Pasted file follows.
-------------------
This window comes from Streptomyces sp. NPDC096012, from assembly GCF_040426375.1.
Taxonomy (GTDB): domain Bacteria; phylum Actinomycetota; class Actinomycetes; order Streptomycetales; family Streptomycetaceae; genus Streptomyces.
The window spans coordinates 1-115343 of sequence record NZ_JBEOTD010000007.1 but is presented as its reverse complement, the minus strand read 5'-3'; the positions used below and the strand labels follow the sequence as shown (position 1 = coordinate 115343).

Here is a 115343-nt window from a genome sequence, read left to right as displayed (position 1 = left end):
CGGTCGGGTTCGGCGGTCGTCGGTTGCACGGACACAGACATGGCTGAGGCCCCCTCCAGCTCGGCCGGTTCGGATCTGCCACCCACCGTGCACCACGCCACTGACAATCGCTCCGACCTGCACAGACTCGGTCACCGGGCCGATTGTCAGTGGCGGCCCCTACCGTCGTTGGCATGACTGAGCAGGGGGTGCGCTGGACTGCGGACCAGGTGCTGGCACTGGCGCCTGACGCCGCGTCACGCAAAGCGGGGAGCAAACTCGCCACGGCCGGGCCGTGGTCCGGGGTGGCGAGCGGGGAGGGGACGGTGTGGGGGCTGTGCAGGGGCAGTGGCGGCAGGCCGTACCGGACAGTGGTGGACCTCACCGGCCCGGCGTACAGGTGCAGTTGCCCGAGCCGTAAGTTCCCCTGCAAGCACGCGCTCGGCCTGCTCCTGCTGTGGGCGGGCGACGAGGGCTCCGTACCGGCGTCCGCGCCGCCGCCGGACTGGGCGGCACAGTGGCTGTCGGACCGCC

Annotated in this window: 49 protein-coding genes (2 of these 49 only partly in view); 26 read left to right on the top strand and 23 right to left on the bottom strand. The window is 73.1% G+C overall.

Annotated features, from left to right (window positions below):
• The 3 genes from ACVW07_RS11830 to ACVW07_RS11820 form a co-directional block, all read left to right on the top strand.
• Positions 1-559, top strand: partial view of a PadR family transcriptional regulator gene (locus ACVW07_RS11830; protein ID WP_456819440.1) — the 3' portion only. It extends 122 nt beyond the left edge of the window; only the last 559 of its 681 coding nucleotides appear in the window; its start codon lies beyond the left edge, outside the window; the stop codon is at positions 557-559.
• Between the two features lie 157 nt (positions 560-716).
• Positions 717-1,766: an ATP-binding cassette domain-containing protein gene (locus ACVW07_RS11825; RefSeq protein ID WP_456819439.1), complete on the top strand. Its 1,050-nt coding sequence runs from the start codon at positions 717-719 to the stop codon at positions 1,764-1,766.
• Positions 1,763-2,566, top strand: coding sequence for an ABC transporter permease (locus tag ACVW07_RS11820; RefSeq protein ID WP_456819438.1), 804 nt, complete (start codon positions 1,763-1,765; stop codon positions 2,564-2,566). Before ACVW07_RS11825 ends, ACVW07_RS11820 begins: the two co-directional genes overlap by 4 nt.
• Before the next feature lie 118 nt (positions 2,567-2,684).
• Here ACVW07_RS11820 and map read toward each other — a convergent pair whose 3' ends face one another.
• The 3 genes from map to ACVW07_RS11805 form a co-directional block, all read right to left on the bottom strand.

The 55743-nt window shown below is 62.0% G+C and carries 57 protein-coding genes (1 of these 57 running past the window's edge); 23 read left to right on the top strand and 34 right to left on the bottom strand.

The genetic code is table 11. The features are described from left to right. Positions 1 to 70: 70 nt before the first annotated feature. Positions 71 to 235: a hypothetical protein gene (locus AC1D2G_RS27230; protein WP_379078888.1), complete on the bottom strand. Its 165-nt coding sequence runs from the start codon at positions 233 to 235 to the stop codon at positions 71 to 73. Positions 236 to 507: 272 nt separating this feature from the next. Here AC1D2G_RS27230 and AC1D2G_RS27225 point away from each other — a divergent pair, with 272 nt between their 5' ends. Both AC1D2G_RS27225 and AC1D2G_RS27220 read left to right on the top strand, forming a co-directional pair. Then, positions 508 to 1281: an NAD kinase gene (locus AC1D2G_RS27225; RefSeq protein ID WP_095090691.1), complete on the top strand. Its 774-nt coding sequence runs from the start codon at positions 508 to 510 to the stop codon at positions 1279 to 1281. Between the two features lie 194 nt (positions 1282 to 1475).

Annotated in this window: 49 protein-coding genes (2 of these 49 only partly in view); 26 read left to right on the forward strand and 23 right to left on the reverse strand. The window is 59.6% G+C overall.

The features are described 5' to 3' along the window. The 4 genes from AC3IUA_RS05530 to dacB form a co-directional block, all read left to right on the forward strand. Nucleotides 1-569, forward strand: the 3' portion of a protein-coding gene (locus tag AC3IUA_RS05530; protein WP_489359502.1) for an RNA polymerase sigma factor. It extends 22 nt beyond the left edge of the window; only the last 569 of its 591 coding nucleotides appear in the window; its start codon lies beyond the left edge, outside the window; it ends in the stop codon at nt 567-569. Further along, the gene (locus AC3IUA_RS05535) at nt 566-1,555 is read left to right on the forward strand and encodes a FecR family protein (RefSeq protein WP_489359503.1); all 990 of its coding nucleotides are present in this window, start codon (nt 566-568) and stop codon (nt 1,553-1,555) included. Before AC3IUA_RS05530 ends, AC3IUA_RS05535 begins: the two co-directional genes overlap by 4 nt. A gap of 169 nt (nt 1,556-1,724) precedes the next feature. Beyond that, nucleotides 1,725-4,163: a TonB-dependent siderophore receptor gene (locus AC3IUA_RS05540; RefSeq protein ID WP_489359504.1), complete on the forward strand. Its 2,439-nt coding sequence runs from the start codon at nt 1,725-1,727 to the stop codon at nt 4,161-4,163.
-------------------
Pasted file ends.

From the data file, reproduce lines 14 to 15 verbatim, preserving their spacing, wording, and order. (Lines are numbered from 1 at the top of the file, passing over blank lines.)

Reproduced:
• Here ACVW07_RS11820 and map read toward each other — a convergent pair whose 3' ends face one another.
• The 3 genes from map to ACVW07_RS11805 form a co-directional block, all read right to left on the bottom strand.